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The True Cost of Depression – What American’s Think

The True Cost of Depression – What American\’s Think Where To Get a Free Screening for Depression

This Thursday, Oct. 5, is National Depression Screening Day, with free tests offered nationwide and referrals for professional assistance. For the nearest location, click here. You also will have access to an anonymous online screening.

Where To Get a Free Screening for Depression

This Thursday, Oct. 5, is National Depression Screening Day, with free tests offered nationwide and referrals for professional assistance. For the nearest location, click here. You also will have access to an anonymous online screening.

The True Cost Of Depression

Americans overwhelmingly consider mental health every bit as important as physical health for one’s well-being, according to a recent PARADE/Research!America poll. Nevertheless, most of us think mental illness isn’t treated with equal importance in our health-care system, and there’s ample evidence to back that up.

“Today, only 20% of people with major depression get even minimally adequate treatment, and 43% aren’t being treated at all,” says Dr. Thomas Insel, director of the National Institute of Mental Health. The costs are staggering: Mental illness causes more disability cases than any other form of illness in adults in America and accounts for well over 0 billion in lost productivity each year. Sufferers also have a higher risk of developing illnesses like heart disease and an increased risk of substance abuse and suicide. Dr. Insel notes that while the U.S. has about 18,000 homicides a year, it has more than 31,000 suicides.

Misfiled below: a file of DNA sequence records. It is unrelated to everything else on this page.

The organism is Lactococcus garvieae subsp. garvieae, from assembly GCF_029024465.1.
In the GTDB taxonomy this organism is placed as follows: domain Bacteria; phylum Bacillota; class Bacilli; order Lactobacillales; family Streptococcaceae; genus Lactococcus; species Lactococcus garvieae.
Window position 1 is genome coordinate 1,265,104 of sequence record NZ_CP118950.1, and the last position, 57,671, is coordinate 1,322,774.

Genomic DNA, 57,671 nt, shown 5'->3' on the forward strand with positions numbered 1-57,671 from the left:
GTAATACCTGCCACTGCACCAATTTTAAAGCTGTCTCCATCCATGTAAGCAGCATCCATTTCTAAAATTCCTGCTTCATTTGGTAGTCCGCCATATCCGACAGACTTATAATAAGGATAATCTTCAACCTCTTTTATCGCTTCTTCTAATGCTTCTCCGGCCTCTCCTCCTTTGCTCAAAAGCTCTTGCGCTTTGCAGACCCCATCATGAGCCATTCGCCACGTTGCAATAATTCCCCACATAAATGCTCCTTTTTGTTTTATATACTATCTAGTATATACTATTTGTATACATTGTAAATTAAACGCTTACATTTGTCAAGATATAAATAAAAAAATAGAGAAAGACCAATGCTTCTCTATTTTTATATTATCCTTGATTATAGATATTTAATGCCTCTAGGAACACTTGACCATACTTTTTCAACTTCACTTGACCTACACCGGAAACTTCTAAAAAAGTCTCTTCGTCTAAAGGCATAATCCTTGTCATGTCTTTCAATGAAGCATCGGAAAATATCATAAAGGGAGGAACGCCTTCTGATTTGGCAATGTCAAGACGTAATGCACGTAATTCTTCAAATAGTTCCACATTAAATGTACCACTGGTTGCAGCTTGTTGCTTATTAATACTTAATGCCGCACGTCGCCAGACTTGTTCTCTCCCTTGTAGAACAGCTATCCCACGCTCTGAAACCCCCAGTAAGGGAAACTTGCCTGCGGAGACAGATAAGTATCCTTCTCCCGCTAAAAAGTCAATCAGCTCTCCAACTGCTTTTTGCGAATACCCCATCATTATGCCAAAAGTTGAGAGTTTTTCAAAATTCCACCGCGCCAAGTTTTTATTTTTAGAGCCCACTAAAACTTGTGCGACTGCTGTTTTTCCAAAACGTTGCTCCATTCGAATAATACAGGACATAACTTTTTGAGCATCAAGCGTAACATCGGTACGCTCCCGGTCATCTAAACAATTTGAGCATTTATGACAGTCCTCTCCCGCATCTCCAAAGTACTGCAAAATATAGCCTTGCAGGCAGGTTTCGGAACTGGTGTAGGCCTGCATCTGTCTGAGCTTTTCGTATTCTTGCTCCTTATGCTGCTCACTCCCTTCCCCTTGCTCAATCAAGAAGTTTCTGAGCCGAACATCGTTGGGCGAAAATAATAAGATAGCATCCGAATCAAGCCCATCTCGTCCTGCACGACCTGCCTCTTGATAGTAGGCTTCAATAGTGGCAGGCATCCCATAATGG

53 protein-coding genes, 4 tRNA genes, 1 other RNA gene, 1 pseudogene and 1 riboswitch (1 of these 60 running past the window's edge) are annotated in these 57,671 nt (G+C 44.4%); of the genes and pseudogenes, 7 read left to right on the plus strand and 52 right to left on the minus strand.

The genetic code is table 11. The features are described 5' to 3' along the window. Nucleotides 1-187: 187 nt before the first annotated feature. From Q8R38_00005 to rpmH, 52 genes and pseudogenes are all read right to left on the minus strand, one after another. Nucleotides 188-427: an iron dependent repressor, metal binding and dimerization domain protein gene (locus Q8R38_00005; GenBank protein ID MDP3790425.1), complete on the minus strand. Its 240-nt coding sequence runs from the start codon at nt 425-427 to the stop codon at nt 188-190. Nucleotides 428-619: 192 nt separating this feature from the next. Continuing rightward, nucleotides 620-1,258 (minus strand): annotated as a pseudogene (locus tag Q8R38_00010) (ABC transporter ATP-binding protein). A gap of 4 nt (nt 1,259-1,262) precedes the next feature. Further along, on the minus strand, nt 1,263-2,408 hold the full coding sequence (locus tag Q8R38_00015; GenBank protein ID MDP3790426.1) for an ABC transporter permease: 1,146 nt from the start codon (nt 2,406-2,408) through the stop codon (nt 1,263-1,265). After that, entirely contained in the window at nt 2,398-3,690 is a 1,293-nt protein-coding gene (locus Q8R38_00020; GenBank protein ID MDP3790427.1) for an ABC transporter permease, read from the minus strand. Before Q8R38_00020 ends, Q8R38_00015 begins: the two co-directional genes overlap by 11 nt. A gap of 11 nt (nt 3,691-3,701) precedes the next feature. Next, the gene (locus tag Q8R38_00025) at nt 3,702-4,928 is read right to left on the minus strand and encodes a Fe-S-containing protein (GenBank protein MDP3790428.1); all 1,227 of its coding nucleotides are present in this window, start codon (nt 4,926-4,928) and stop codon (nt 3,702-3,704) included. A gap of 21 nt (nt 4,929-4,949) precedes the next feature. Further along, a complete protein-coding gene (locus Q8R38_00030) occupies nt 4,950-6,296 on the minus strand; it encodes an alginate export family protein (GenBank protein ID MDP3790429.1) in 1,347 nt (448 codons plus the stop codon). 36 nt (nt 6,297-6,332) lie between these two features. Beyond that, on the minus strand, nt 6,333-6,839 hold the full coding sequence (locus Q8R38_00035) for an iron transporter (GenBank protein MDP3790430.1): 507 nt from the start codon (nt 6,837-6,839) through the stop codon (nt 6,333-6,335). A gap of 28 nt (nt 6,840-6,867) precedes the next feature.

In any year, nearly 10% of the U.S. population suffers from depression. “Depression has a biological basis and an environmental component,” says Dr. Douglas Jacobs, director of the nonprofit Screening for Mental Health. He adds that most people respond to treatment in three to six months. Beyond drug therapies, which have vastly improved, doctors have found new ways to teach patients techniques such as “resiliency” to cope with difficult situations.

So, what keeps people from seeking treatment? Often simple misdiagnosis: Many sleep problems and chronic pain actually are symptoms of depression. In other cases, it’s stigma: Ashley Judd recently revealed that she’d battled depression for years but hid her anguish. “I needed help,” said the actress. “I was in so much pain.” Another obstacle is lack of insurance. The PARADE/ Research!America poll found that 65% of Americans “strongly agree” that mental-health services should be part of any basic health-care plan.

Also in this week’s Intelligence Report:
Find out which western nations are home to the most Muslims and get tips for shopping for insurance and lowering your electric bill.

Read, print and e-mail the full text of this article on Parade.com starting Tuesday, October 3

SOURCE:-
https://www.mentalhealthscreening.org
parade.com

Make a comment

Also in this week’s Intelligence Report:
Find out which western nations are home to the most Muslims and get tips for shopping for insurance and lowering your electric bill.

Read, print and e-mail the full text of this article on Parade.com starting Tuesday, October 3

SOURCE:-
https://www.mentalhealthscreening.org
parade.com

Make a comment

Leave a Reply